We have been working on a book for several years about sports in Clinton County. We do have quite a history, believe it or not and the locals love our sports teams, win or lose. For my blog today, I am including an essay that I wrote for the book and it describes what it was like to run track for our high school when Roger Ilg was the track coach.
What Track was Like
I ran track simply because my sister did. Initially, I had no interest in it. The only running shoes I owned were cheerleading sneakers, Converse. They were meant for gently bouncing on your toes, some serious high kicks, and spirited dance choreography. I merely wanted to follow my sister around, as I had always done.
My inability to think for myself put me on the starting line of the 100 meters at the high school track for the 1987 spring tryouts. “Just run fast, Sarah,” was the only advice my sister gave me as I crouched at the starting line, nervously waiting for the coach to yell “Go!” When he did, I ran. I ran as hard as I could, my little cheerleading sneakers hitting the asphalt at an unfamiliar pace, this time propelling me quickly forward instead of upward.
When I crossed the finish line before everyone else did I was ashamed. My first thought, as I looked at my friends—all of whom I had outrun—was: Who would be mad at me because I had beaten them? Before anyone had the chance to respond, the coach had said, “Margaret Hawley’s sister has some wheels on her!” And that was the moment when my life changed.
Track practice was hell. No, what I mean to say is, comparatively, hell would have been a day at the beach. I had never experienced such pain before. My lungs burned, my stomach ached, my brain throbbed, and my eardrums were wind whipped. During every practice I felt as if my insides were trying to push their way through my skin in an urgent quest to find another body, one that was resting peacefully beneath a shade tree or watching a movie with a friend. Some of my new teammates quit. I have no idea why it never occurred to me to do the same.
I do know that those of us who stayed learned quickly how to deal with pain, to work around it, to talk ourselves through it, to get used to it, to grow from it, and to understand that a life without it is a mediocre life. Pain makes you beautiful. It makes you sexy. It makes you strong. It gives you the ability to say, “I’ve seen the devil and we worked things out.” All of my teammates and I, we ran with him, and we knew how to deal with him.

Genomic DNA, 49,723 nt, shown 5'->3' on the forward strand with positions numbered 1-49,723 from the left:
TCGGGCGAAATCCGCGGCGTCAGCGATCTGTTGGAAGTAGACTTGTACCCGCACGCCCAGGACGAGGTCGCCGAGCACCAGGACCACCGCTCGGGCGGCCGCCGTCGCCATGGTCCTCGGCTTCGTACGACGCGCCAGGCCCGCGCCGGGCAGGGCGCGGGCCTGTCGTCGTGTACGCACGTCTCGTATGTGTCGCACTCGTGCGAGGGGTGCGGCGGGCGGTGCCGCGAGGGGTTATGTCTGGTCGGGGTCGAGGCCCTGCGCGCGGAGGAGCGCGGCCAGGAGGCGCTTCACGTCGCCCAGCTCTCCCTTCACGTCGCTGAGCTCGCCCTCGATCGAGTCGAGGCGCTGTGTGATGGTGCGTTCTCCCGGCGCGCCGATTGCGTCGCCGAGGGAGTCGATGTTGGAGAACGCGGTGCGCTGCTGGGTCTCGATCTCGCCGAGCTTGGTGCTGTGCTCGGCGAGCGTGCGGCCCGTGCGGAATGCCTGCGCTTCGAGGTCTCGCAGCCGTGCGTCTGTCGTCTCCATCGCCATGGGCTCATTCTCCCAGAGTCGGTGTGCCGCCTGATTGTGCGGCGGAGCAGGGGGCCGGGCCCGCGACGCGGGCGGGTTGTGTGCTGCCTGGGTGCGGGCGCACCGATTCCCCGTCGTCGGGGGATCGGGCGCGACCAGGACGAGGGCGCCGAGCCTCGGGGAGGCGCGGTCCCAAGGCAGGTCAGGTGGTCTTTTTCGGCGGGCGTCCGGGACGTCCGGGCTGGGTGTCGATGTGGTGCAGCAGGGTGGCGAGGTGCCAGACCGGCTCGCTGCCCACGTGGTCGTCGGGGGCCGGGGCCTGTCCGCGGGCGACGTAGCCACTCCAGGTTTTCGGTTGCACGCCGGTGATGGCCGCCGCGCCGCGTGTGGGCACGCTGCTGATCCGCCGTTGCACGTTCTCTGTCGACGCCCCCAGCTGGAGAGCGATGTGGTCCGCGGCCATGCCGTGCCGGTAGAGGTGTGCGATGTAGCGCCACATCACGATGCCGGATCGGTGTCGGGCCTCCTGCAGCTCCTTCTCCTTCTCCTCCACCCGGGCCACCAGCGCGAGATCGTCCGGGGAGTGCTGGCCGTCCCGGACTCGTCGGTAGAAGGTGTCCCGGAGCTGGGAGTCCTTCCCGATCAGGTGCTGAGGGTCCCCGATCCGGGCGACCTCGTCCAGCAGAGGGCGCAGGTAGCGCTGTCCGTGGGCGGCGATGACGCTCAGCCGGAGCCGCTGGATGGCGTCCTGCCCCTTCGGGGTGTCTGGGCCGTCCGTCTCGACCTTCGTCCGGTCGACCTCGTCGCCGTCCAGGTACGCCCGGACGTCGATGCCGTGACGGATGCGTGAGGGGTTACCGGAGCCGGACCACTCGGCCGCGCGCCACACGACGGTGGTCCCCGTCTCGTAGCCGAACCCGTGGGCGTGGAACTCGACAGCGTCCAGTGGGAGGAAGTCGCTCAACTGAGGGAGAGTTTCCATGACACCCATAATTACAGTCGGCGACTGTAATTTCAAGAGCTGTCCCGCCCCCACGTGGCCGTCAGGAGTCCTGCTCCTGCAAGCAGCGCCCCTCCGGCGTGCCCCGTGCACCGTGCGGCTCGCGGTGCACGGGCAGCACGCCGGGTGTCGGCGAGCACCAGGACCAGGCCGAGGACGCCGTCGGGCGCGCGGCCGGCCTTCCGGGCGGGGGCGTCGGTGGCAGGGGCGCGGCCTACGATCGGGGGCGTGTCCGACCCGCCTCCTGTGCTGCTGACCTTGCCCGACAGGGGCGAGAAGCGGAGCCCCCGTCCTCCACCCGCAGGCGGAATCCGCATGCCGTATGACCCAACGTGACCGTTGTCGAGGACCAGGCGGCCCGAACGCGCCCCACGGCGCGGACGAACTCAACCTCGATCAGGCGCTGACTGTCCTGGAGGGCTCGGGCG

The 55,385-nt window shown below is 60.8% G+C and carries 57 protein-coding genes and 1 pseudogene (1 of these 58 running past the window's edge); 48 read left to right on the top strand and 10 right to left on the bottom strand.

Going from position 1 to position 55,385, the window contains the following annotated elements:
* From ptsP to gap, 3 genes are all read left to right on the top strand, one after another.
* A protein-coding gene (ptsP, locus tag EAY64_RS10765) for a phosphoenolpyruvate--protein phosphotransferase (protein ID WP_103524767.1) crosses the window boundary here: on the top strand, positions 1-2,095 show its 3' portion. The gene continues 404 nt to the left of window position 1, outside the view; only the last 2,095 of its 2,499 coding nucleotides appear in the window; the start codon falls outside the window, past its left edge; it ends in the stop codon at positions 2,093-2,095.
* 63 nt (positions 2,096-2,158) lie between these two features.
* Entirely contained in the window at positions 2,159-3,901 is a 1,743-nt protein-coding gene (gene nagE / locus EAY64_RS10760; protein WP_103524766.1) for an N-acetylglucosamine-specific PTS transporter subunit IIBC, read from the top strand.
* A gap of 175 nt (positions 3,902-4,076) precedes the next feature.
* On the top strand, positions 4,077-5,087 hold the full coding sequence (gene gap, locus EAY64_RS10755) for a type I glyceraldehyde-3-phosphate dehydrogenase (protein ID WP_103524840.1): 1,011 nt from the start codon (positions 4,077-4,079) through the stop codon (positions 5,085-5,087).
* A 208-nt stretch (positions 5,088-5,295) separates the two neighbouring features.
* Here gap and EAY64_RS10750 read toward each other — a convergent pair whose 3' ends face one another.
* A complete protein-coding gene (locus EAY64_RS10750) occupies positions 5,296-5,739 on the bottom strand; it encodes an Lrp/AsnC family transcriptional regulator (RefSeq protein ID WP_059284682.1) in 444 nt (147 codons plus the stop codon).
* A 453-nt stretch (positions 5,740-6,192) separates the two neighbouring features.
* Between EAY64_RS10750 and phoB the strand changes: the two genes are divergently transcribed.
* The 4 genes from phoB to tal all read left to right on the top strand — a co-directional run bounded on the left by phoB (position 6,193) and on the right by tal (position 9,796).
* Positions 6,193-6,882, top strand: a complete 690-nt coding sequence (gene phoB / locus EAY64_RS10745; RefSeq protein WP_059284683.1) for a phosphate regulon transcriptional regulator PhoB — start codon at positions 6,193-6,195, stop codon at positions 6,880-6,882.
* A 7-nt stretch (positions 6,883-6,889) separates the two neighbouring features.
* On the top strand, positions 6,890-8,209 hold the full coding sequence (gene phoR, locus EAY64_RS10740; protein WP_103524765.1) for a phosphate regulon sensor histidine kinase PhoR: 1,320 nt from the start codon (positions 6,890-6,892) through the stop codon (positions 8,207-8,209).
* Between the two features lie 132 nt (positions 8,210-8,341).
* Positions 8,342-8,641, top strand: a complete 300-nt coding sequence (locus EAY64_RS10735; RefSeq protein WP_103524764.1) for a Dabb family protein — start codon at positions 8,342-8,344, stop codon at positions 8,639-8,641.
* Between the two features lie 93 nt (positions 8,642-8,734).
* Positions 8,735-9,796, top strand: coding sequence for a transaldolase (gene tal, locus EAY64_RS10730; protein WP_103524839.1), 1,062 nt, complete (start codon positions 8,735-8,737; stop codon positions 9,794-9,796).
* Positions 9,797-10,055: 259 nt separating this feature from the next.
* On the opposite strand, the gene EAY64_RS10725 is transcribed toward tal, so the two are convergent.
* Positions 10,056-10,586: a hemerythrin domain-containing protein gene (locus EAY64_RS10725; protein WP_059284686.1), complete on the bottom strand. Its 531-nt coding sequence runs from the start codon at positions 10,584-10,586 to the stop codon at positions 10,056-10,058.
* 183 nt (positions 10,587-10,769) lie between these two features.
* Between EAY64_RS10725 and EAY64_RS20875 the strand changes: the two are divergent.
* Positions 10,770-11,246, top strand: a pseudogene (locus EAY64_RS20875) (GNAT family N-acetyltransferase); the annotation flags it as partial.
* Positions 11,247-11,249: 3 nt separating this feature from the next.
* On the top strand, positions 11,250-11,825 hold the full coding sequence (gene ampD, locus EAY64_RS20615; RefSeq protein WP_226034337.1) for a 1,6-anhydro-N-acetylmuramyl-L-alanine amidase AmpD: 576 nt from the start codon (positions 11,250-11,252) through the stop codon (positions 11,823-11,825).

“Breathe through your nose!”
“Use your arms!”
“Don’t sit down!”
“Don’t you dare quit!”
“The faster you run this, the faster you get to go home!”
We not only developed mental ways to deal with our suffering, we became physical specimens to behold. Arms, legs, butts, and abs that were so worshipped they deserved their own church.
We also became winners. We won almost every track meet for four years and every annual South Central Ohio League meet. We knew the names of our rivals at Little Miami, Miami Trace, Washington Court House, and Lebanon. We could outrun Xenia girls and outhurdle Clinton-Massie. Our track meets were watched by the neighborhood boys who played their rap music through the chainlink fence and cheered us on, making the final events more bearable.
It was dark and cold at the 200-yard mark of the mile relay. Parents placed themselves strategically at certain points around the track where there was limited support. I can still hear those voices: “That’s it! That’s it! Don’t let her catch you!”
After four seasons, we had no choice but to move on. At the awards banquet I can’t remember what my coach said because I was crying through most of it. I didn’t want it to end. Being a part of Roger Ilg’s WHS track team introduced me to a person that my mother had only told me about. “You’re a tough cookie, Sarah.” Now I knew—and my teammates as well—how strong we all were. We had proof. We outran, outthrew, and outjumped our problems and insecurities. We crossed finish lines first, dusting both the competition and our self-doubt. The track was hot, but we were hotter.
Occasionally, I see some of my teammates now and we complain about how old we are— how we pulled a muscle running halfway around the block or hurt our back bending down to plug in the vacuum cleaner. How did we abuse our bodies so back then when running 100 yards down the street now is a trip to the couch for a week?
But when I see them, I know. I remember, that we outran demons who tried to bring us down, tempting us to give up and give in to the pain. And we, along with our coaches, parents, friends, family—and the community—cheered each other on and chased them away.